Putting yourself in the position of the one to be hired or trusted, you also know that decisions involving your fate can have significant implications. In the case of seeking employment, if a job interview goes badly, you can suffer economic consequences that make your life difficult as you’re trying to make ends meet. On the other hand, if you’re chosen for a position, you’ll now be in a life trajectory that would be very different than if you weren’t. You might meet people on the job who become your friends for life or possibly a relationship partner who happens to work in a different worksite in your building.

As you now think about the potential impact of such snap decisions, consider next the Swider et al. framework’s 4 elements:

1. Informational cues: These are, in the words of the authors, “observable attributes or stimuli that are exchanged and perceived early in interactions to create inferences.” Examples of informational cues include facial characteristics, height, and weight, which are inherent in your appearance as well as intentional manipulations of your appearance such as facial piercing, tattoos, hairstyle, and choice of clothes. You also provide information by virtue of your communication style, including such nonverbal cues as your handshake.

Since first impressions can cut both ways, you also make your own judgments about people on the basis of this observable “data.” At the same time, decisions based on first impressions also can vary according to perceived similarities and differences between the two parties. People who adopt similar styles of dress and who seem to come from similar backgrounds might be more drawn to each other than those who are polar opposites.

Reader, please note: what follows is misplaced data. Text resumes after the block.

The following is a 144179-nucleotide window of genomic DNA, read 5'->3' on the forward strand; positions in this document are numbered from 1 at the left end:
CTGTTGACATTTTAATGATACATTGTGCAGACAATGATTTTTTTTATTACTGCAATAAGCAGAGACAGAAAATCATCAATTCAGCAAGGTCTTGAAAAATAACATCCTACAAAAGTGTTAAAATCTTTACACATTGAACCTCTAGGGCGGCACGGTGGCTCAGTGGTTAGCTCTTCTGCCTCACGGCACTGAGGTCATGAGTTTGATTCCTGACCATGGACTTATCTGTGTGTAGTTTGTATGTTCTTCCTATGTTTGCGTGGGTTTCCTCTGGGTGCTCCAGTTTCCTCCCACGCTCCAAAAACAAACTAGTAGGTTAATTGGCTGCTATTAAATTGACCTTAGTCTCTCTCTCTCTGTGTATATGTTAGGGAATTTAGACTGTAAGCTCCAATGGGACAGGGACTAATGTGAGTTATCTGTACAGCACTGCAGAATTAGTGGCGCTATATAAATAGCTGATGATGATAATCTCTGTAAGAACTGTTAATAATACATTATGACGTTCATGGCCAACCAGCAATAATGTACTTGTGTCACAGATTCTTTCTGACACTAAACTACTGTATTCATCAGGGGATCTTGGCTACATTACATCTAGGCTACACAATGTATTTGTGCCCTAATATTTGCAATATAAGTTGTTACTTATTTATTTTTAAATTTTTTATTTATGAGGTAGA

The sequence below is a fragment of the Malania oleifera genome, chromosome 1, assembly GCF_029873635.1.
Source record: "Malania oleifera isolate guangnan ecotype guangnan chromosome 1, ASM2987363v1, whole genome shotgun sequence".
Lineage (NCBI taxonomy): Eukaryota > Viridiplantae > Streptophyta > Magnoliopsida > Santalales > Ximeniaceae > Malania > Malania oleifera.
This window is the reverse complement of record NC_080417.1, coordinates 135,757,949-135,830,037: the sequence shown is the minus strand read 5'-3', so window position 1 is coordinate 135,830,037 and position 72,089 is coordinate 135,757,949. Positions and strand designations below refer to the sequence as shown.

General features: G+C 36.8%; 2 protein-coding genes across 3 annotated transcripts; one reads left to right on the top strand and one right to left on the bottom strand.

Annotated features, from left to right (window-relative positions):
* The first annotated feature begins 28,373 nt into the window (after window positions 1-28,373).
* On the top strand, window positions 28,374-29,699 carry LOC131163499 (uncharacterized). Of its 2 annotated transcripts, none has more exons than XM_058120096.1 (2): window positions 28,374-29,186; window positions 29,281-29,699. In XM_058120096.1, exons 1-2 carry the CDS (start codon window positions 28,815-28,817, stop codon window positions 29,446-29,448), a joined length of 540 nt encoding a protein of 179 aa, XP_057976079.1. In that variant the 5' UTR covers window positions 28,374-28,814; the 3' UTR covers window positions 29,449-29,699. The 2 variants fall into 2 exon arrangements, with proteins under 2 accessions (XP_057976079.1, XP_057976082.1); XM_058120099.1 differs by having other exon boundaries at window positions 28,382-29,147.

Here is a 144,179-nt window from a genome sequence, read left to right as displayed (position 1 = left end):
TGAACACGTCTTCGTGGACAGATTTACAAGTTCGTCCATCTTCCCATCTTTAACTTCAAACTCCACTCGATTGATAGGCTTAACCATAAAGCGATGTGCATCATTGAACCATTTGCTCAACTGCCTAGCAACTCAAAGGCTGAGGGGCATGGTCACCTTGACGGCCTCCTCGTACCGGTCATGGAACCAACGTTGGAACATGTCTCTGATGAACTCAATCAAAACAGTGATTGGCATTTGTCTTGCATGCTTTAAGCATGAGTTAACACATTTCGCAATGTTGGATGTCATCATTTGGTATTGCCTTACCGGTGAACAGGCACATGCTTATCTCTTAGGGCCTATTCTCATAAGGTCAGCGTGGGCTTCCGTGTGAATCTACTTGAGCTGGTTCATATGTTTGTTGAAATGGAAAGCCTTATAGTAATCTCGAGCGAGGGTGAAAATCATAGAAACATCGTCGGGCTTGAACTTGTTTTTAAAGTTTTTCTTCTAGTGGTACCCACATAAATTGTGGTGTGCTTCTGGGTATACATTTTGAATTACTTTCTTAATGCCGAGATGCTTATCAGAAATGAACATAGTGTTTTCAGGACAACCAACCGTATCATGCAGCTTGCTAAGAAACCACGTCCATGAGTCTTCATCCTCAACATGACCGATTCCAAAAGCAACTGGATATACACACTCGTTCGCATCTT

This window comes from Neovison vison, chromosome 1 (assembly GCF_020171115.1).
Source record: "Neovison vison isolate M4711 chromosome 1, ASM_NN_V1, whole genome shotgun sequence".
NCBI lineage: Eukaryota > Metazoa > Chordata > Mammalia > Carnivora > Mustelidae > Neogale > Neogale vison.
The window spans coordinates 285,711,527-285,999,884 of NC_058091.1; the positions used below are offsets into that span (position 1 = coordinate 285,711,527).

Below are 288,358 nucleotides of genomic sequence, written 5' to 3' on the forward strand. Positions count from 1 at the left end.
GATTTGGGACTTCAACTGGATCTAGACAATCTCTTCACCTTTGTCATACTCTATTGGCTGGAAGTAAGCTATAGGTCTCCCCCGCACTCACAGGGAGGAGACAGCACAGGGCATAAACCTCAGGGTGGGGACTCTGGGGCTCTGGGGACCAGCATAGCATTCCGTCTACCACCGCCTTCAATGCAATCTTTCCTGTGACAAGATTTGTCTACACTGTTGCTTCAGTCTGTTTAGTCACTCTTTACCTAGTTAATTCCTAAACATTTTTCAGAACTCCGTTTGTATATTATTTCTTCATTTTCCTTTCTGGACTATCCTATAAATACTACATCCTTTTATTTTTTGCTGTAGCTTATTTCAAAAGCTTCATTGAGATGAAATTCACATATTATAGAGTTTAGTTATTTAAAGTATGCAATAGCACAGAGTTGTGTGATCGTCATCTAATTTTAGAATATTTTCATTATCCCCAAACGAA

2. Motives: The “goals one seeks to make progress toward or attain during the initial interaction” further drive the first impression process. The two basic first impression motives that people emit or respond to are those cluing competence and those cluing warmth. Depending on the situation, you might want to seem competent rather than warm, and vice versa. Similarly, the person you’re judging might put you off by seeming so determined to appear competent that they seem unfeeling. After all, you might want a cat sitter who knows how to open a can of food and be sure to lock up when they're done, but don’t you also want someone who will spend a few minutes soothing your lonely creature?

3. Processes: There’s an interactive effect of cues and motives that Swider et al. define as the “process” of first impressions. As the person giving off the first impression cues, you may try to determine which will have the greatest impact on the choice. You’ll do this in a way that you hope will fit with the expectations of the person making the decision and try the best you can to provide cues that you think will have the desired impact. As the perceiver, you’re rapidly encoding the information presented to you to see if there’s a match between what you need from this person and what you think they’ll provide.

4. Outcomes: What is the result of the previous three phases? If you’re the one doing the hiring, you have to determine whether to go with this person, and according to Swider and colleagues, you’ll base this on whether you think your goals can be achieved. If you’re the one in the hot seat, the person choosing you will go through a similar process. As time goes on, you’ll continue to be judged when it comes to decisions about future promotions, hiring/firing, or establishment of a solid, trusting relationship.